“But he took the remote from me!” Annabelle rarely showed this kind of anger. She continued to fight him for the remote. Delilah stood up to take the remote when suddenly Annabelle stood up and swiftly motioned her arm upward. Instantly, Gabriel flew through the air and hit the wall. She had flung him across the room as easily as having thrown a rag, yet she hadn’t even touched him.
The remote fell out of his hand, and Annabelle walked over and picked it up. She sat on the floor and turned the channel as if nothing had happened. This made Gabriel very angry, and he stood up and began to motion his arm in the same manner as Annabelle had, but Delilah stepped in and sent a wave of protection over both children. She reached down and took the remote out of Annabelle’s hand, and turned off the TV. Both Caroline and Delilah had never seen this before and were thrown off by the children’s actions.
“Hey! I was watching that!” Annabelle yelled, looking up at Delilah.
“Yes, but now the TV is off. Annabelle, how did you just do that?” Delilah wasn’t sure she wanted to know the answer.
Annabelle turned back towards the TV. “I don’t know. I was just mad. But he took the remote from me!”
“I understand, Annabelle, but that’s not a good way to react. I’m very disappointed in you right now.” Delilah responded.
Annabelle lowered her head as she felt ashamed. Gabriel ran up the stairs and slammed Violet’s bedroom door behind him. Caroline followed him.
“Annabelle, listen to me, sweetheart. We don’t do things like that in this house. Do you know that?”
Annabelle nodded her head. “But I was mad. He shouldn’t have taken the remote.”
“No, he shouldn’t have. He could have reacted better. But Annabelle, we don’t hurt people.” Delilah guided Annabelle’s face up to look her in her silver eyes. “Do you understand?”
Annabelle scanned Delilah’s loving golden eyes. She recognized that Delilah wasn’t going to hurt her like those in the facility. “But I was really mad.”
“Even if you’re really mad, you can’t just hurt people. You hurt your brother. Doesn’t that make you sad?” Delilah asked.
Annabelle was ashamed of what she had done, now that she had calmed down. “Yeah. I’m sorry. I shouldn’t have done that.”
“Can we go upstairs, and can you apologize to him and promise him that nothing like that will ever happen again? You don’t want him to be afraid of you, right?” Delilah began to take Annabelle’s hand.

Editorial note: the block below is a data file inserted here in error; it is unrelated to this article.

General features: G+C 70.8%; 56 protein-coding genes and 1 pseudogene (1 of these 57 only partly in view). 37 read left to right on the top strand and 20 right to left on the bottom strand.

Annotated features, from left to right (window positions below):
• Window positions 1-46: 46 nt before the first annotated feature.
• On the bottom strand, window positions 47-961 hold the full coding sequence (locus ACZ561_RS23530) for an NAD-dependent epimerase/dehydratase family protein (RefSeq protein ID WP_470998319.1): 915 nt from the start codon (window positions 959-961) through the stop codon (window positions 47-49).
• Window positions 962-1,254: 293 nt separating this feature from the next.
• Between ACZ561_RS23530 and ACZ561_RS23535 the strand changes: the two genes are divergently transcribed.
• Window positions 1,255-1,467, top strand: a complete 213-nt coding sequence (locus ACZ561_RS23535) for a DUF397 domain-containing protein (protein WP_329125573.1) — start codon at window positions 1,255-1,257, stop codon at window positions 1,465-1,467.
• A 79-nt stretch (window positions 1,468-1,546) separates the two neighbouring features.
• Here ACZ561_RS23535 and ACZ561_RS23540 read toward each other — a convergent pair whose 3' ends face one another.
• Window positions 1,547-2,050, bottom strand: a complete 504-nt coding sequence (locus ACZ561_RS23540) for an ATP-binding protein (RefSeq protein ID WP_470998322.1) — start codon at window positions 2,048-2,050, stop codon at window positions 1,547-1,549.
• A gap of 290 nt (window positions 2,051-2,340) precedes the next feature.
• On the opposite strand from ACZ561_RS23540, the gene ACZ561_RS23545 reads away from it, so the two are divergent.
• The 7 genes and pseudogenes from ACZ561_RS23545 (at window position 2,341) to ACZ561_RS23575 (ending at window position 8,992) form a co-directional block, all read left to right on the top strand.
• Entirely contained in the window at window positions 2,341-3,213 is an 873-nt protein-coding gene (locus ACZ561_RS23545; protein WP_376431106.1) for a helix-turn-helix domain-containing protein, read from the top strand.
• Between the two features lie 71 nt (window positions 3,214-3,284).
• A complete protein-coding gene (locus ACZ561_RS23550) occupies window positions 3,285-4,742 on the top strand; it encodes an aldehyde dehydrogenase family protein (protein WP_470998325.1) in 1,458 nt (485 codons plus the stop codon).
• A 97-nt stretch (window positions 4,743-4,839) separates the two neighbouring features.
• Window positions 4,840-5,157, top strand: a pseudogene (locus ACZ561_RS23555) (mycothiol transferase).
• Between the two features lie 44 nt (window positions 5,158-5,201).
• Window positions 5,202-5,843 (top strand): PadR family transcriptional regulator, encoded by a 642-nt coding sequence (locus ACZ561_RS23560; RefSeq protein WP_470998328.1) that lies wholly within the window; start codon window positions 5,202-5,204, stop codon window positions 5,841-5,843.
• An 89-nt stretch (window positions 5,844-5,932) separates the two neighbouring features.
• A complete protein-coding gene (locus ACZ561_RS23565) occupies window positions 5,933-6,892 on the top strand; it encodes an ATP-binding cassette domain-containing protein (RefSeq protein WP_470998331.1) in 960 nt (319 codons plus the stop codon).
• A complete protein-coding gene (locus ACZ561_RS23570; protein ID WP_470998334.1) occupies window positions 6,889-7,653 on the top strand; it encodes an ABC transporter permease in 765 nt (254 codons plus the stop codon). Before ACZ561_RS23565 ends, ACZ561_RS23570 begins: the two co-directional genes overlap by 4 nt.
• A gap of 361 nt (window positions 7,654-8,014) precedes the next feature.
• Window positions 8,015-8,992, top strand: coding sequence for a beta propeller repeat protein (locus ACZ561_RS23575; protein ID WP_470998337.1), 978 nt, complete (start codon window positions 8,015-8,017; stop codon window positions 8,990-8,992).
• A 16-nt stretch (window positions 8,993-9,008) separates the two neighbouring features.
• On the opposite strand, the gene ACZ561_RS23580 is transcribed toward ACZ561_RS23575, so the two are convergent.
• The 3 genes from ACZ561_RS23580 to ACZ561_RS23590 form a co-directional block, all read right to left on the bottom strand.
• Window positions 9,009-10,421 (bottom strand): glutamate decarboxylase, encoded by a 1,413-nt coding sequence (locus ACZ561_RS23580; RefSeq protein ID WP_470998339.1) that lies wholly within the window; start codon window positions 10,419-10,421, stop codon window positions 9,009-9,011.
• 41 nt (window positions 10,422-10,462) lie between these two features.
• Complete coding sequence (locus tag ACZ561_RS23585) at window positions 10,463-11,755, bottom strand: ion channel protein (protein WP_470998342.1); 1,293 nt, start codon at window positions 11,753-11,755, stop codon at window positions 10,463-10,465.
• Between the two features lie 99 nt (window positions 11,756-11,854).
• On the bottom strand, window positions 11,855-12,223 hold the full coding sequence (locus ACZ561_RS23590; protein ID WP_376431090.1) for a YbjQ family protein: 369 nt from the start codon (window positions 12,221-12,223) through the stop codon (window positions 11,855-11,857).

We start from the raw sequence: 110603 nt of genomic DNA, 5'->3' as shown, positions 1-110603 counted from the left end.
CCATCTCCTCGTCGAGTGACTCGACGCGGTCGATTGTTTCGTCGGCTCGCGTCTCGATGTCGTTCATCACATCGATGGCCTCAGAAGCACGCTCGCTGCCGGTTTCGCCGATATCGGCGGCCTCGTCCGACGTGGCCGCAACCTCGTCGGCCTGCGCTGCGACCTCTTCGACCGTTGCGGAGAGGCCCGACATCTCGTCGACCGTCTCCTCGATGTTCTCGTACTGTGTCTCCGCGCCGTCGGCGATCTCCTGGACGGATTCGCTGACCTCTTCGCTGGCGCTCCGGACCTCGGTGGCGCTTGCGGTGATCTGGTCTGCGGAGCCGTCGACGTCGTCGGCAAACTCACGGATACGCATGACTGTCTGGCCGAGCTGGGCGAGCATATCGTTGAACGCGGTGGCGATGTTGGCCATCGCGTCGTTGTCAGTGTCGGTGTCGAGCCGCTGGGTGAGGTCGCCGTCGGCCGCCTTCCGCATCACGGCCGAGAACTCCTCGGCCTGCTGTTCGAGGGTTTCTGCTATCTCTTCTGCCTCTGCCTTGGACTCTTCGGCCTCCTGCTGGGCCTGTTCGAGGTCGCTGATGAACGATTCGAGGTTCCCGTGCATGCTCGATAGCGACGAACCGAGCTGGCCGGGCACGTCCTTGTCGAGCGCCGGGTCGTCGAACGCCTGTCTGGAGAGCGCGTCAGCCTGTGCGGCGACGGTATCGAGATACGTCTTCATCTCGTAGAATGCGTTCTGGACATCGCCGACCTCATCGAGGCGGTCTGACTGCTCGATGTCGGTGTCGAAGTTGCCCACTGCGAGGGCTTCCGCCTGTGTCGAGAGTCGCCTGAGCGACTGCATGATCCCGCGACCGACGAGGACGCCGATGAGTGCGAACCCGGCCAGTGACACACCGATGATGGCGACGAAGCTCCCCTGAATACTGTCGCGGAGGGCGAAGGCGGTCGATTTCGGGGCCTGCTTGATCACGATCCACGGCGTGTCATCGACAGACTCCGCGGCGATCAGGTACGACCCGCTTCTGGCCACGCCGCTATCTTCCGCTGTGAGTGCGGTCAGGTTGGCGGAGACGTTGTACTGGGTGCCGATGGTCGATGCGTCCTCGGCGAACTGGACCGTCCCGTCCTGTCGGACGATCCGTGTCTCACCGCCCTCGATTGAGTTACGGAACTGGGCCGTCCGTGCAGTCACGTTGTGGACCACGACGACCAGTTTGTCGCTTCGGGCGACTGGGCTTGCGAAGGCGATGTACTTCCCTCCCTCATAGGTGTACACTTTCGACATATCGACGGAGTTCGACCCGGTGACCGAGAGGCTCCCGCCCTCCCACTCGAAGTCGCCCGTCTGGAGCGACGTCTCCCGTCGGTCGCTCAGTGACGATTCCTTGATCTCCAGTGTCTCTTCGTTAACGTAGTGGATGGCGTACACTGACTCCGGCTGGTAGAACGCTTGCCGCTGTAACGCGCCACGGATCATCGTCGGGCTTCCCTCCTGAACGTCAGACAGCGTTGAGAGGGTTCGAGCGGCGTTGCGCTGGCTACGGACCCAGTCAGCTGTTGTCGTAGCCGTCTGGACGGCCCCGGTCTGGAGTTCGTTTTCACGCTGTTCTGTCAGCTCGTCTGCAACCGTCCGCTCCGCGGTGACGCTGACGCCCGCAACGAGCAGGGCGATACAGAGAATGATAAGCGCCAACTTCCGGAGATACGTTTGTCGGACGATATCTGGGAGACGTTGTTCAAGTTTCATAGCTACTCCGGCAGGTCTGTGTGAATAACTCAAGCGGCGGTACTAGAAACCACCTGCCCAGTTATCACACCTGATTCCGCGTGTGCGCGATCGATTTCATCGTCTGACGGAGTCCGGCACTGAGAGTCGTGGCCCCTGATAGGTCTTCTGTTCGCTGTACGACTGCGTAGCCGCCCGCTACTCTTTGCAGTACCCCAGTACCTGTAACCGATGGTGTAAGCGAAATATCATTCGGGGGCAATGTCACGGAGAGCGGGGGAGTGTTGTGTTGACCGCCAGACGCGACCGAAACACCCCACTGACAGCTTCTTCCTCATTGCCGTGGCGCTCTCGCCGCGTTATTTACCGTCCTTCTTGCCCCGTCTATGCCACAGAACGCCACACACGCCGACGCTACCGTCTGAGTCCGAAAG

“No. I don’t want him to be afraid of me. I’ll tell him I’m sorry.” Annabelle said sincerely.
“Good. Let’s go.” They walked upstairs. Delilah left Caroline in charge of the peacemaking, and she went downstairs to retrieve her phone. She called Violet’s number.
“Hi, mom. Everything okay?” Violet answered.
“I’m not sure. I think you need to come home. We had an incident with the kids, and I’m not exactly sure what to make of it. I think we need your help.” Delilah replied.
“Alright. I’m finishing up a meeting, and I’ll be there in twenty minutes. Will that work?” Violet asked.
“Yes. That should be fine. And Violet, I think you may need to clear the rest of your schedule for the day.” Delilah informed her.
Violet knew her mom would not request this if it weren’t necessary. “Okay. I’ll be there as soon as I can.”
The women hung up the phone. Delilah went downstairs to her room and retrieved three pictures. She looked at each one for moments. She did not smile or find happiness in these pictures. She had discovered these pictures years ago but didn’t connect the children to them until two days after the children’s arrival. She hadn’t known how to have this conversation with Violet or Jacob, so she didn’t. But she had no choice now. She had to bring out a fact that no one was aware of, and that would change all of their lives.
Delilah waited for Violet, hoping she would hurry but also hoping that she wouldn’t. This wasn’t going to be an easy conversation. Delilah had asked Caroline to stay with the children in the room until she met with Violet. Delilah could hear the laughter coming from the room. Both of the children had such contagious laughs that even the most hardened person would crack a smile. Delilah was glad to hear them laughing.
Violet walked through the door and saw her mom sitting on the couch. She sat down next to her.
“Is everything good?” Violet asked.
“I’m not sure.” Delilah responded.
“What happened?” Violet was curious.
Delilah explained the morning, the fight over the remote, and the actions of Annabelle. Violet was stunned to hear that Annabelle and possibly Gabriel had other gifts, harmful gifts. She knew their behavior had been a concern, but they didn’t expect this. This confirmed the great possibility that these children could be the likely alter-egos that Genevieve spoke about. Violet was at a loss of what to do.
“So, was it like the way I was with Xavier?” Violet cringed as the words came out of her mouth.
“It was. Except she wasn’t in a trans. Her eyes didn’t glow. And she remembered everything.” Delilah replied.
Violet was struggling with this information. They were Prohibited, that was obvious, but they also weren’t. However, she had been capable of similar actions. She had moments where she had lost control, but she didn’t really remember them. It sounded like Annabelle knew exactly what she was doing and had done it on purpose.
“This is crazy. What do you think we should do?” Violet sought answers from her mom.
“I’ll talk to Caroline about not stopping the Thorazine or finding another medication that can keep their anger in check for now. But Violet, I think you may have to help them maneuver the realm sooner than later.” Delilah responded.
“But I’m still learning myself. I haven’t even begun teaching you, dad, Caroline, or anyone else yet. I don’t know how to teach them.” Violet’s voice trembled. “I’m not sure we should.
“I understand. We’ll figure it out. Genevieve can help. I and the others can wait. Gabriel and Annabelle can’t. They need to learn to control their anger. As you know, medication can’t fix it all. They deserve to be taught.